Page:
No one ever forgets meeting him.

Time with him and my equally spectacular daughter (about whom there will be an equally effusive column in two years!) has tapped both sides of my brain damage. On one hand I have savored it second by second—craved it, as I did with my dad—seeing it as a finite resource careening toward depletion. I contrived an entire career structured around the desire to be present as my kids grew up. On the other, somehow the movie plot seems like it’s skipped decades at time.

I am both thrilled and entirely unprepared for the next phase of life my son (and his sister and I) will be entering. I love that he gets to drop into the amusement-park water-slide of time and, at the same time, miss in advance the sweet, new, eternal promise of that young, sky-blue-eyed magic child at the top of the ladder.

Adoring getting to be my kids’ dad, reminds me of the man who adored being my dad. This year of eddying in the time-travel soup has been emotional, thrilling, nostalgic, terrifying, depressing, and glorious.

It is an odd intersection we are at—the stream of my son’s childhood ending for me, dumping into the same river that is just beginning for him, with both running parallel to the longer flow of time and family that includes my Dad and his (my) name and legacy.

So, I dedicate this column to the memory of the man who raised me, whom time deprived of meeting the next male Weinstein. And I dedicate it to my son, who, whether he knows it or not, has very much met my father, even as he embarks on the path that brings him his own next-generation in time. I am proud beyond words of the incredible young man he has grown into and has always been, and I am honored to be his father, just like I was honored to be my father’s son.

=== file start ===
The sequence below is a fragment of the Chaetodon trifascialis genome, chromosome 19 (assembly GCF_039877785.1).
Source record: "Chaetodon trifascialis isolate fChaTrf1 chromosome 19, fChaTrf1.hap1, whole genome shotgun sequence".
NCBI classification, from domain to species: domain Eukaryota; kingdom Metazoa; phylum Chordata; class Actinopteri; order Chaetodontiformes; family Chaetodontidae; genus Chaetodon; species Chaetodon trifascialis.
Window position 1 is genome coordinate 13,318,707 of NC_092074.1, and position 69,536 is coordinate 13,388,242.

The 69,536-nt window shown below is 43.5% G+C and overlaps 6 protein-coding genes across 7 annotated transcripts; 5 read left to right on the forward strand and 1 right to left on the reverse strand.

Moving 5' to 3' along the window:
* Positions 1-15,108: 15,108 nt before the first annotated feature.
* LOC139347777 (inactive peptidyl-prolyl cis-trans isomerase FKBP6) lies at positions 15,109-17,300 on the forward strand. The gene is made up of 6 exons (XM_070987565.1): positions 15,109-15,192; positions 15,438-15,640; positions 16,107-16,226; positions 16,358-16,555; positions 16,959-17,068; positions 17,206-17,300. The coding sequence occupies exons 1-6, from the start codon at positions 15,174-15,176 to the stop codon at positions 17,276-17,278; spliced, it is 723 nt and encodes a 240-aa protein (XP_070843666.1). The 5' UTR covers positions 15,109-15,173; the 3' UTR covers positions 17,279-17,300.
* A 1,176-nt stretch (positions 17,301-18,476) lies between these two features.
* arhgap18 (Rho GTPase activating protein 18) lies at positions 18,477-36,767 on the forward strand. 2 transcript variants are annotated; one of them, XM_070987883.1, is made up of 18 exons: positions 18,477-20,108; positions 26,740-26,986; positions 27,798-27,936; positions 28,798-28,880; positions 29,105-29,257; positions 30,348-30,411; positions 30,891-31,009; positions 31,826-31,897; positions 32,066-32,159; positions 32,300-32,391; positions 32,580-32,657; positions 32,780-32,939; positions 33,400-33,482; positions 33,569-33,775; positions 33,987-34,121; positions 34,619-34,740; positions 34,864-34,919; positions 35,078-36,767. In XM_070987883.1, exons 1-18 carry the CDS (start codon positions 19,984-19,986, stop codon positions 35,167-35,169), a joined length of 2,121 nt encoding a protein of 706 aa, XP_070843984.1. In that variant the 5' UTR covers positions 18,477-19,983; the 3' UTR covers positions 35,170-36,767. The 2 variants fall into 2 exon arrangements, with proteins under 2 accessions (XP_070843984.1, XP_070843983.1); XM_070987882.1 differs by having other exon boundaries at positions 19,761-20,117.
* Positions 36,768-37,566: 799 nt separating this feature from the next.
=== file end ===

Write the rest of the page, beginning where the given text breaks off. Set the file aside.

Keep giving them hell up there, Dad. The 25 years since you’ve passed feel like seconds. And don’t worry, your legacy is in the best of hands.

And go get ‘em out there, son! The road in front of you is infinite and so is your potential. Any world that can make you must be pretty damned good. Conquer it and don’t look back. Whether time flows fast or slow, all of it, from now on, is yours.

My dad lit the path of the past; my son and daughter are lighting the path of the future. Between them, the river of time has never flowed so sweetly.

Is there something I should offer unsolicited advice about in future columns? Shoot me a line via the contact form at and let me know.